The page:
The success of infill drilling operations in a deep, high-pressure, high-temperature (HPHT) field in the North Sea depends in part on our ability to predict the deformation and stress changes in the reservoir and overburden formations, resulting from hydrocarbon recovery activities and induced reservoir depletion. These changes can lead to several challenges, including, among others, the closure of the mud weight window due to a substantial reduction in the minimum total principal stress or fracture pressure, the loss of well integrity due to a significant liner deformation caused by the re-activation of pre-existing geological faults or weak lithology interfaces, and potential sand production problems due to pore collapse caused by critical plastic deformations. This paper focuses on the construction, calibration and application of a geomechanical model as a predictive tool to assist the understanding of a mechanically complex HPHT field. The geomechanical model proved to be a useful tool to explain field measurements and observations, such as the reduced fracture gradient in the overburden and well failures. In addition, it may assist future field development. Examples of operational support include mud-weight prediction for stable wells, location of relatively safe areas to drill (e.g. with low-slip risk), and advice on drawdown and completion design to prevent or mitigate sand production.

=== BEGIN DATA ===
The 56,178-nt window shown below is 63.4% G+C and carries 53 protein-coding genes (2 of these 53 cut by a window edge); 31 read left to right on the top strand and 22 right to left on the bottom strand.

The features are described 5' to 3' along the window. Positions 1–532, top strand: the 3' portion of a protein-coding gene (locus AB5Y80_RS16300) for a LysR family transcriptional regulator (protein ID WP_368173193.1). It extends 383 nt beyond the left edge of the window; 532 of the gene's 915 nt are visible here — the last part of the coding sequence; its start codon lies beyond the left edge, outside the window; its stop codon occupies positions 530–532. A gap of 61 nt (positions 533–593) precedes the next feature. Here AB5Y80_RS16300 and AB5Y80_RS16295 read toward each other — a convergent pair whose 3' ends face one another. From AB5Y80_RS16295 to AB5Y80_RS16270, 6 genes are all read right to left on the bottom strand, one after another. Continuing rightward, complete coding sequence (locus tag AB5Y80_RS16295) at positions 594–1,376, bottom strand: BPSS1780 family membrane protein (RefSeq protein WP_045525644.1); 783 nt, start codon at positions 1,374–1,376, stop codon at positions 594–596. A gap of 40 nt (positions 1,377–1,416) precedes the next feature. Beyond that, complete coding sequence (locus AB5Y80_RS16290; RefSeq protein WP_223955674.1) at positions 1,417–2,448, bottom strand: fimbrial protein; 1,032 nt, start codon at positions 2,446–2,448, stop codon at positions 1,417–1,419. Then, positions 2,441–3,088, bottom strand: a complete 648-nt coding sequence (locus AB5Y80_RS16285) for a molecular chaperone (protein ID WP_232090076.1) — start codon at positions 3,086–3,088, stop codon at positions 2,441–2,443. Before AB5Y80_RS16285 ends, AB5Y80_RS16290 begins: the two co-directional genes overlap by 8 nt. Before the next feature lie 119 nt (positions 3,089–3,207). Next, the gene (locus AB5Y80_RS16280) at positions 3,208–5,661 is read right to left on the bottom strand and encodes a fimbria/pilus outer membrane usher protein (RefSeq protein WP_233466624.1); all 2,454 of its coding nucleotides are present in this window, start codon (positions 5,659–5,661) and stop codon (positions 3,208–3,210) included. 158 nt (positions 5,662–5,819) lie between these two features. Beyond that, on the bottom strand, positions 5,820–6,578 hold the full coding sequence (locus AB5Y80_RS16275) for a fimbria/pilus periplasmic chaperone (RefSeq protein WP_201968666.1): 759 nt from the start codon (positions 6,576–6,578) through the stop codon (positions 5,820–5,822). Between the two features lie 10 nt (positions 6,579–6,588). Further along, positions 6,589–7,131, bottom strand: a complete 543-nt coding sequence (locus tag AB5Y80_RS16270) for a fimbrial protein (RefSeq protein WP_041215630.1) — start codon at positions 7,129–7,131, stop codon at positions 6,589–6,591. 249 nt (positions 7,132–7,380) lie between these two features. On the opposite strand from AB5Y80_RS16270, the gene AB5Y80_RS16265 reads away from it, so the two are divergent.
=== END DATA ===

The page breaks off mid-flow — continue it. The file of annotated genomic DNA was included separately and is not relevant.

Production-induced depletion of high-pressure, high temperature (HPHT) fields can lead to significant deformation and stress changes both inside and outside the reservoir [1-6]. Outside the reservoir, the decrease in reservoir thickness leads to straining of the rock matrix and therefore the in-situ stress state will change there too. These changes may result in potential negative consequences to the economic performance of the field, among others, including seabed subsidence and platform sinking, porosity and permeability loss, pore collapse and sand production, fault slip and bedding-parallel slip, casing deformation and well failure. Some of these have been extensively addressed and reported in the literature over the past decades [7-11]. The HPHT field studied here also faces potential problems. This is a complex faulted gas condensate field located in the UK Central Graben of the North Sea, where the large depletion of the reservoir of about 60 MPa, in combination with the high reservoir uniaxialstrain compressibility of about 1.5 x 10-4 /MPa, have led to reservoir compaction and associated overburden stretching. The presence of faults, in turn, has resulted in the loss of wells, presumably by fault-slip-induced casing breach. Since considerable volumes of gas still remain in place, infill drilling is required to be able to access these volumes, either by sidetracking existing damaged wells or by drilling infill wells. This paper differs from previous work in its focus on the change in the in-situ stress state that may influence the stability of new wellbores and the integrity of new wells (e.g., deep liner deformation that results in loss of communication with the reservoir). This poses challenges for infill drilling operations. The biggest challenge is to drill a stable wellbore to prevent collapse, gas kicks, and mud losses.